Columbia Evolution Valley Jacket $130. I see it now on Amazon for $80


Last edited by rumrunn6; 10-02-19 at 12:30 PM.
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Old 09-19-19, 04:19 PM
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alloo
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I'm in the same predicament as you. This is my first winter commuting. I stopped at my local bicycle shop yesterday and spoke with a salesman. He recommended a mid thickness bicycle jacket. He stated that below 30 F the jacket with a base layer and jersey would work well. As you know, Colorado winters can be dry and bicycle friendly. Last year, when it was in the 50s I used a light weight regular shell jacket and probably over dressed. After watching Ryan Van Duzen on Youtube, I followed his advice about using merino wool base layer and sock. I rode scooters all year round for the last five years in Denver. The longer that it's cold the more your body adapts to the temperature. I am more concerned with black ice than gear.

I have purchased used gear from Bikes Together and Arc Thriftstores. They have a great selection of stuff throughout the year. I wish you luck and want to hear what you discover. This weekend it will be in the 40s in the morning. I commute at 4 am and 3 pm. I will always see the dark some part of the day. I've been cycling since March, commuting since may. You will love the peace and tranquility of cycling. I have lost 25 lbs so far and my insulin levels have been decreased by 60% since I've started riding to work 4 times a week. My goal is to lose 100 lbs by next summer sometime. I hope that you enjoy cycling like I do.
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Old 09-19-19, 04:23 PM
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I have a Columbia rain jacket that is windproof, waterproof and surprisingly warm. It is spacious enough for anything beneath it, including a polar fleece. Good to look into!

I also recommend the Columbia rain pants, which are more aimed at hunters, but they do a great job of insulating the core
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Old 09-19-19, 04:35 PM
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Originally Posted by alloo View Post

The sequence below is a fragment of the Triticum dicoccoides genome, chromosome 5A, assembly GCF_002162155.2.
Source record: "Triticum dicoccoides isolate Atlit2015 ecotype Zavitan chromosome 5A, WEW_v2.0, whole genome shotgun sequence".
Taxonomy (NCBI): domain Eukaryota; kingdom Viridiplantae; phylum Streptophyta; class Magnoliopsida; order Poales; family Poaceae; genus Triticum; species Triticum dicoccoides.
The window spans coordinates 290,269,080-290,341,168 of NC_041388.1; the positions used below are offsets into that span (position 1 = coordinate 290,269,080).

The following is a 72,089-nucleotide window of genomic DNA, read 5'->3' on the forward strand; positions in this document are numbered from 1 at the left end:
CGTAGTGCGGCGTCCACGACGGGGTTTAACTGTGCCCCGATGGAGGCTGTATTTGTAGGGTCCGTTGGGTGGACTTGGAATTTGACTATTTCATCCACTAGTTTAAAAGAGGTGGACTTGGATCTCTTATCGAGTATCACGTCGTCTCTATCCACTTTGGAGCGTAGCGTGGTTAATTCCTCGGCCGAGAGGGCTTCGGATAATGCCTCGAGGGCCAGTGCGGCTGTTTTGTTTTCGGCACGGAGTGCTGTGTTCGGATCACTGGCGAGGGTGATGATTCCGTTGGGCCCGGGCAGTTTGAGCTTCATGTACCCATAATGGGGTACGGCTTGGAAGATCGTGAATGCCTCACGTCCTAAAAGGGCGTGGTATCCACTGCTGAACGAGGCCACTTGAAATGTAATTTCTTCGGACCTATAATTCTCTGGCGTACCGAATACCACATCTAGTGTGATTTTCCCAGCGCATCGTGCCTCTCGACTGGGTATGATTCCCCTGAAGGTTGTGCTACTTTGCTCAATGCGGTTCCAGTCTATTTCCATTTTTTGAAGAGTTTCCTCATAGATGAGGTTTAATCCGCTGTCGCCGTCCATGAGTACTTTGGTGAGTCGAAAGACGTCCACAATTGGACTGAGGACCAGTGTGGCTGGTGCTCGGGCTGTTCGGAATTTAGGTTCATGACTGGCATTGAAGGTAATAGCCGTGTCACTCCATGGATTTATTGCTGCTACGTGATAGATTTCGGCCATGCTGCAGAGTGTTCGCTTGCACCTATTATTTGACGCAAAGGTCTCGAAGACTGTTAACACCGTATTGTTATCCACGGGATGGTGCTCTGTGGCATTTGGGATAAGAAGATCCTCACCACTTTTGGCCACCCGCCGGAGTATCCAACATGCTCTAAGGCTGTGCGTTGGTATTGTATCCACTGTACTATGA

I'm in the same predicament as you. This is my first winter commuting. I stopped at my local bicycle shop yesterday and spoke with a salesman. He recommended a mid thickness bicycle jacket. He stated that below 30 F the jacket with a base layer and jersey would work well. ...
Exactly what I do, around 20į and make it heavier long sleeved base layer and heavier jersey below 20, and I'm fine on commutes. You might want warmer if you're out longer. Under 10 or 15, maybe another base or thicker bike jacket, below that don't ask me because it doesn't get any colder here.
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Old 09-25-19, 09:49 AM
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A couple of years ago I (re)discovered an old ski ensemble I have left from back when I was skiing. The jacket is a bit more 'snug' these days...but I can still get it on...which is actually perfect for road cycling. I put a thin insulating shirt under it, and a typical long-sleeve cycling jersey over it. It's perfect for winter riding in New England. Usually, my thicker tights, with standard cycling shorts underneath, or maybe an old pair of wife's yoga pants, are good for the lower extremities. And, I've recently found a (relatively inexpensive) pair of weatherproof mittens that are MUCH better than the Pearl iZumi lobster gloves I have.

Sometimes I just shake my head at the cost of some of the supposed "quality" winter cycling gear I have whose performance is considerably inferior to other items I've discovered that aren't considered cycling gear at all. In other words...look outside the box.

Dan